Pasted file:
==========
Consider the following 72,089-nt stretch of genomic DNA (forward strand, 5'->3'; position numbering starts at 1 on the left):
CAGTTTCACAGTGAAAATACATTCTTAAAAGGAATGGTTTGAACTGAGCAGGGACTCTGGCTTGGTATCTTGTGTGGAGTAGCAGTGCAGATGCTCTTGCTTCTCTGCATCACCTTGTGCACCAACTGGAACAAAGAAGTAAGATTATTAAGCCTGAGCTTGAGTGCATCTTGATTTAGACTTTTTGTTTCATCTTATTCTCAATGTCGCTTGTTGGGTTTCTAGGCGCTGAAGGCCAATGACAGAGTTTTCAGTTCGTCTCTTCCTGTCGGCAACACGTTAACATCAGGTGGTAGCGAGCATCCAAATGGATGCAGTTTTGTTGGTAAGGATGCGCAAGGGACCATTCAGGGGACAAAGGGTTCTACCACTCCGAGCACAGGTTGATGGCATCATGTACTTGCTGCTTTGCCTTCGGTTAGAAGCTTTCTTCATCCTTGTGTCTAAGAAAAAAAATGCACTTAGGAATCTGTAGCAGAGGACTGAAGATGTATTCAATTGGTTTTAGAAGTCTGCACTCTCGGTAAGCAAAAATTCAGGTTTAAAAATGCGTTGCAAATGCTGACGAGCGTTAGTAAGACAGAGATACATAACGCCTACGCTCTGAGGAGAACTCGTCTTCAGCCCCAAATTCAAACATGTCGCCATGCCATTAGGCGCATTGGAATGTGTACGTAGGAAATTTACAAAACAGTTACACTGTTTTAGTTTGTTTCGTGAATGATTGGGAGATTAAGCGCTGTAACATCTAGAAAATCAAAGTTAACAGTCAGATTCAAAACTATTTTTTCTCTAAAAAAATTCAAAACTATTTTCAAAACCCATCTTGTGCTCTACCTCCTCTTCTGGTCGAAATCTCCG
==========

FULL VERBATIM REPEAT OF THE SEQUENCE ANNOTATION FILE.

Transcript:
Consider the following 72,089-nt stretch of genomic DNA (forward strand, 5'->3'; position numbering starts at 1 on the left):
CAGTTTCACAGTGAAAATACATTCTTAAAAGGAATGGTTTGAACTGAGCAGGGACTCTGGCTTGGTATCTTGTGTGGAGTAGCAGTGCAGATGCTCTTGCTTCTCTGCATCACCTTGTGCACCAACTGGAACAAAGAAGTAAGATTATTAAGCCTGAGCTTGAGTGCATCTTGATTTAGACTTTTTGTTTCATCTTATTCTCAATGTCGCTTGTTGGGTTTCTAGGCGCTGAAGGCCAATGACAGAGTTTTCAGTTCGTCTCTTCCTGTCGGCAACACGTTAACATCAGGTGGTAGCGAGCATCCAAATGGATGCAGTTTTGTTGGTAAGGATGCGCAAGGGACCATTCAGGGGACAAAGGGTTCTACCACTCCGAGCACAGGTTGATGGCATCATGTACTTGCTGCTTTGCCTTCGGTTAGAAGCTTTCTTCATCCTTGTGTCTAAGAAAAAAAATGCACTTAGGAATCTGTAGCAGAGGACTGAAGATGTATTCAATTGGTTTTAGAAGTCTGCACTCTCGGTAAGCAAAAATTCAGGTTTAAAAATGCGTTGCAAATGCTGACGAGCGTTAGTAAGACAGAGATACATAACGCCTACGCTCTGAGGAGAACTCGTCTTCAGCCCCAAATTCAAACATGTCGCCATGCCATTAGGCGCATTGGAATGTGTACGTAGGAAATTTACAAAACAGTTACACTGTTTTAGTTTGTTTCGTGAATGATTGGGAGATTAAGCGCTGTAACATCTAGAAAATCAAAGTTAACAGTCAGATTCAAAACTATTTTTTCTCTAAAAAAATTCAAAACTATTTTCAAAACCCATCTTGTGCTCTACCTCCTCTTCTGGTCGAAATCTCCG